CNET también está disponible en español.

Ir a español

Don't show this again

Tech Industry

Room for small push players?

Worried push vendors press Microsoft and Netscape on what role small firms will play once push technology is built into the two biggest browsers.

SAN DIEGO--Worried push vendors today pressed Microsoft (MSFT) and Netscape Communications (NSCP) on what role small firms will play once push technology is built into their respective browsers.

"We push vendors are being subsumed by Netscape and Microsoft. We are becoming ground zero," said Tim Gelinas, vice president of engineering at Datachannel, an intranet-oriented push company. "How do Microsoft and Netscape intend to bring in third parties? I don't see where other small push companies have a play."

Both Netscape and Microsoft voiced assurances to vendors at the "push summit" portion of technology conference Internet Showcase. "We want to provide structure so third parties can plug in," said Microsoft's Joe Belfiore, group program manager for Internet Explorer 4.0.

Belfiore suggested push players can plug in either by becoming content providers/aggregators a la PointCast, or by developing additional technology to help everyone's pushed content do more and better.

"People will be able to add value just as they add value today," concurred Netscape's Mike McCue, director of advanced client technology. "We have done nothing to shut out folks."

Not everyone was convinced. "[Netscape and Microsoft] are both friends and foes," said Sandy Goldman, vice president, consumer group for Wavetop, a wireless push company that targets home PC users. "You have to work with them and compete with them. In our case, they don't have a data broadcast solution."

David Rose, chairman and CEO of Airmedia, another wireless company but one with a hardware device Microsoft used in its demo, embraced the giants. "They are very much friends. We've got to get away from thinking of them as the dark side; they are providing infrastructure. As a service like us, you don't compete with Microsoft or Netscape."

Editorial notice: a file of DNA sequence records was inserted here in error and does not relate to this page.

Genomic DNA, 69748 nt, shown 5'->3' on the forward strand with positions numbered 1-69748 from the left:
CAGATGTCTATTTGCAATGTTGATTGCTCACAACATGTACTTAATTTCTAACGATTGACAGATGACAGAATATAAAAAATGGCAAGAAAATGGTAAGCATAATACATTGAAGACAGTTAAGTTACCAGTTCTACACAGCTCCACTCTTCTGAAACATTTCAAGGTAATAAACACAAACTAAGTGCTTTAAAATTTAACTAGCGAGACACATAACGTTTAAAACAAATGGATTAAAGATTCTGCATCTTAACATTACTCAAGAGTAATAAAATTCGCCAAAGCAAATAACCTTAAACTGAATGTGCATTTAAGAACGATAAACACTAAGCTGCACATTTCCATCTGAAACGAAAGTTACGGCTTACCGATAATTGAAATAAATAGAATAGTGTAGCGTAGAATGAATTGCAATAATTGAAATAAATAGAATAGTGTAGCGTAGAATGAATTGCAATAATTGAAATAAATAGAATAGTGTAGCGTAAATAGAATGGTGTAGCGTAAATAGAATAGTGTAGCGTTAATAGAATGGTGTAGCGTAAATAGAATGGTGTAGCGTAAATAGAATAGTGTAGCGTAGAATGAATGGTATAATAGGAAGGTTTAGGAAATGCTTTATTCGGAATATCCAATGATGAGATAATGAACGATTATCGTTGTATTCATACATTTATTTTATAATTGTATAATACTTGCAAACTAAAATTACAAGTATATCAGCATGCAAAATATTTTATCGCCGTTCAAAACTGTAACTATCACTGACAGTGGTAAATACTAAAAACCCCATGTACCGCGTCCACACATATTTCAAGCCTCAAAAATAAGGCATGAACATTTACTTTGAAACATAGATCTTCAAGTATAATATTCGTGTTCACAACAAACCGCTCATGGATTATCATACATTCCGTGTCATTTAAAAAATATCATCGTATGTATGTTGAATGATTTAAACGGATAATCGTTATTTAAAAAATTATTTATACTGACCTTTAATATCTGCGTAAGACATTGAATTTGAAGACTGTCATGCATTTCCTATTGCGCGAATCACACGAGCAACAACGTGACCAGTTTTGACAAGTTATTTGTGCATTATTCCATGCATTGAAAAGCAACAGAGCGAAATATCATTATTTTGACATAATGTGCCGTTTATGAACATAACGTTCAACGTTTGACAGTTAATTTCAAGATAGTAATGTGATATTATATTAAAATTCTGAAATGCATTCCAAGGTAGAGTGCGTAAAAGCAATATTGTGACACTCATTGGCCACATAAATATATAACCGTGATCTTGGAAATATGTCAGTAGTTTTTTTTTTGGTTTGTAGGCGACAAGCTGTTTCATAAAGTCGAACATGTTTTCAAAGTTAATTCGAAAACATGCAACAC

Richard Schwartz, chairman and chief technology officer of Diffusion, which positions itself as a pusher for extranets in the business-to-business market, also welcomed the big players.

"The more, the better," he said, admitting that in recent months his company repositioned itself to be "closer to a business application, not a tool or a platform.

"With respect to Internet Explorer and Navigator, those initiatives and the strategies around them are very complementary. As the market evolves, we'll see what happens," Schwartz added.

Tony Davis, CEO/president of Lanacom, talked up its niche strategy focused on intranets. "As independent software vendors, you always have to stay one step ahead. You always have to innovate, stay ahead, and go after what they are not."

Maureen Fleming, senior research analyst at Gartner Group, warned all push companies that to date, they have created, not solved, problems for IT departments.

"Push publishers are causing an annoyance for the enterprise, so they are part of the problem. The revenue opportunity is to support IT at the server level to solve the problem that push created," she said.

Netscape's McCue underlined the advantages to IT managers of using the "Web top" technology in its Constellation browser: deploying a single interface across their enterprises regardless of operating systems while cutting training costs.

In an informal straw poll of attendees after the Microsoft and Netscape presentations, 46 percent said Microsoft has the best push strategy, 26 percent said Netscape, and the remainder voted for "other."

CNET's Rex Baldazo contributed to this report.